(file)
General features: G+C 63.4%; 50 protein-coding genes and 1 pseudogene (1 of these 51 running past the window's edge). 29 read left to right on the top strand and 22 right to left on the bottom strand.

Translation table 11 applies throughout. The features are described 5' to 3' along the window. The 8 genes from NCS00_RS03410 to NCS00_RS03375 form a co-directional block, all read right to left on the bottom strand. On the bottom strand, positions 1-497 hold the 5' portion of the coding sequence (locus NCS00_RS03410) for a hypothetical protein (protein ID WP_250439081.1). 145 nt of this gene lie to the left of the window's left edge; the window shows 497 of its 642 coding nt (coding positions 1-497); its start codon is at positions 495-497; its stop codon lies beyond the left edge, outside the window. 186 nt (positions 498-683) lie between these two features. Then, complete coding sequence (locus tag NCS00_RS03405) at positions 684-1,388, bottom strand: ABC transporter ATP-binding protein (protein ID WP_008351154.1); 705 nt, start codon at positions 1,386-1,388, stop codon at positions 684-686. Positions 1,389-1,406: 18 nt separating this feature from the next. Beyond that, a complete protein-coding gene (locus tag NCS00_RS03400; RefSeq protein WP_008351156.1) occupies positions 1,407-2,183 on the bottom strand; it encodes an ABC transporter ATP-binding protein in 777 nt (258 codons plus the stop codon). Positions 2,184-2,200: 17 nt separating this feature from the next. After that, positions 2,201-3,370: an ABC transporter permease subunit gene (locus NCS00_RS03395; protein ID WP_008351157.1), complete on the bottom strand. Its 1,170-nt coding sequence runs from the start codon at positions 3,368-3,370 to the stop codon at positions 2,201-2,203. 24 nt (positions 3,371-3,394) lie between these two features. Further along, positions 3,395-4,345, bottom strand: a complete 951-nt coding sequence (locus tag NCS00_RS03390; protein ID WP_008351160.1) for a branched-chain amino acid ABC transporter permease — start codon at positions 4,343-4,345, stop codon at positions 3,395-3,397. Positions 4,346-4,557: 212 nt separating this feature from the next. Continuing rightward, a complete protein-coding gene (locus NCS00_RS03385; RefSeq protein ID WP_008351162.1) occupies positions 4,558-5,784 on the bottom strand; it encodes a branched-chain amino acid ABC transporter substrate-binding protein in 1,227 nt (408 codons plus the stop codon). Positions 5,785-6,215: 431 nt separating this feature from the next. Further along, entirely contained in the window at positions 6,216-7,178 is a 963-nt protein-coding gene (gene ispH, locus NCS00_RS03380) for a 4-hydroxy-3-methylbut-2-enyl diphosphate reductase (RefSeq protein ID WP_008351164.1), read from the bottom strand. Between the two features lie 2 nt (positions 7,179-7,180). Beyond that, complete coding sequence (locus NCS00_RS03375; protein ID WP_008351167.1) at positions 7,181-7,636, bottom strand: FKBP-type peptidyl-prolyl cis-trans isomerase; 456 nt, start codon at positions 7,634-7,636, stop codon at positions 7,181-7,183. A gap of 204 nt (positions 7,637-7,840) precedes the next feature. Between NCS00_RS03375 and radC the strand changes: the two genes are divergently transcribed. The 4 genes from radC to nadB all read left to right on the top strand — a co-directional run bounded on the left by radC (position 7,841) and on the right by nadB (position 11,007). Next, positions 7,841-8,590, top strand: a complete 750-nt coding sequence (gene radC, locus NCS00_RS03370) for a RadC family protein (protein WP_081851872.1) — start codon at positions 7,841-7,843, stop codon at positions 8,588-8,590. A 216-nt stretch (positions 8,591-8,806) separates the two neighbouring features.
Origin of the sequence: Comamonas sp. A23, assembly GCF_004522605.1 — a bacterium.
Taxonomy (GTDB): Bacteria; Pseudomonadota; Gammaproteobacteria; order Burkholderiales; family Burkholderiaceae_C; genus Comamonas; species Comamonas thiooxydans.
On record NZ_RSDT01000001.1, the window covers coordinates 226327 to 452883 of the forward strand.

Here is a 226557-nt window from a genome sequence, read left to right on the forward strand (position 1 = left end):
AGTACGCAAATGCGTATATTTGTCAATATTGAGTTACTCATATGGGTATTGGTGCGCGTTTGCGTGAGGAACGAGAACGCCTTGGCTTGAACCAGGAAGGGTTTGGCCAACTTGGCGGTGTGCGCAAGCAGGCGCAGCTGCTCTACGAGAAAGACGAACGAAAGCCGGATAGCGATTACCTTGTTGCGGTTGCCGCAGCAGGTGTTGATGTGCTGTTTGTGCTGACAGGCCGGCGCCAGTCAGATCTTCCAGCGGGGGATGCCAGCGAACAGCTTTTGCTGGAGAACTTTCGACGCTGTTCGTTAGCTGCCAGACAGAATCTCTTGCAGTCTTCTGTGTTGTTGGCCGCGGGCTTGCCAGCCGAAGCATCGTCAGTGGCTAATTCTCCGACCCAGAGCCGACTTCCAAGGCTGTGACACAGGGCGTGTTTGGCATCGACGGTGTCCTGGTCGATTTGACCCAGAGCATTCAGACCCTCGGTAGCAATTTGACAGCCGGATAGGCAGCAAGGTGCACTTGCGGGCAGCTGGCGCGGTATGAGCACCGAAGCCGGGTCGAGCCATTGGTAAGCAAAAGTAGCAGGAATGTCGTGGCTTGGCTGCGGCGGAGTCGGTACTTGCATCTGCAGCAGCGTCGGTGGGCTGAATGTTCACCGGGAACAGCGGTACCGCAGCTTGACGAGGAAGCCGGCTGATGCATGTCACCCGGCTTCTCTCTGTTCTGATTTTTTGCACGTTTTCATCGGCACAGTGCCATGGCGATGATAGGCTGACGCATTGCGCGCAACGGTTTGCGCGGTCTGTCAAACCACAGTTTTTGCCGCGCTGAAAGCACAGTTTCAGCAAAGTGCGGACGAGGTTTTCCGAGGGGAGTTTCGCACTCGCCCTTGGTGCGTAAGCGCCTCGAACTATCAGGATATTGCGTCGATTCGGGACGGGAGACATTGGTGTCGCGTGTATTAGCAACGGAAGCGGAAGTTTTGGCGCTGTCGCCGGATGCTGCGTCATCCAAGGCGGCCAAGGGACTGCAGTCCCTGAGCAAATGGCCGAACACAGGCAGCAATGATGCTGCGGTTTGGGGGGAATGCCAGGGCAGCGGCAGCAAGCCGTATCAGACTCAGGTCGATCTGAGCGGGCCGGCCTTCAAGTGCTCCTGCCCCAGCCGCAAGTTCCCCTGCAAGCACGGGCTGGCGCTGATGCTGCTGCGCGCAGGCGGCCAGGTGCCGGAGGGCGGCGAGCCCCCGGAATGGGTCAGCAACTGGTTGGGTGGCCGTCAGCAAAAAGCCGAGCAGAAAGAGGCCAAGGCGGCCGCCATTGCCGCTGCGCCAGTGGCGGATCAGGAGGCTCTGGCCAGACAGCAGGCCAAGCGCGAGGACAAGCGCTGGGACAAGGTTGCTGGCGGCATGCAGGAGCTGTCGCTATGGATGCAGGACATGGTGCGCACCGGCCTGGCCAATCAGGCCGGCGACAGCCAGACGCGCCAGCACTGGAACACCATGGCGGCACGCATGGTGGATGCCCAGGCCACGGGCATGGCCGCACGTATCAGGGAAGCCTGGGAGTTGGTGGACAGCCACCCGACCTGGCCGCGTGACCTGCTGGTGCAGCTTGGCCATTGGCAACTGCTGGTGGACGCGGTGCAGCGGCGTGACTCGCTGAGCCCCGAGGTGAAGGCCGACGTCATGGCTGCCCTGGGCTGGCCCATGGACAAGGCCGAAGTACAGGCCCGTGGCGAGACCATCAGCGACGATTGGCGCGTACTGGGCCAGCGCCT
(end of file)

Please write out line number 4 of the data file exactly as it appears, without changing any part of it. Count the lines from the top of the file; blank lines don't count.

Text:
Taxonomy (GTDB): Bacteria; Pseudomonadota; Gammaproteobacteria; order Burkholderiales; family Burkholderiaceae_C; genus Comamonas; species Comamonas thiooxydans.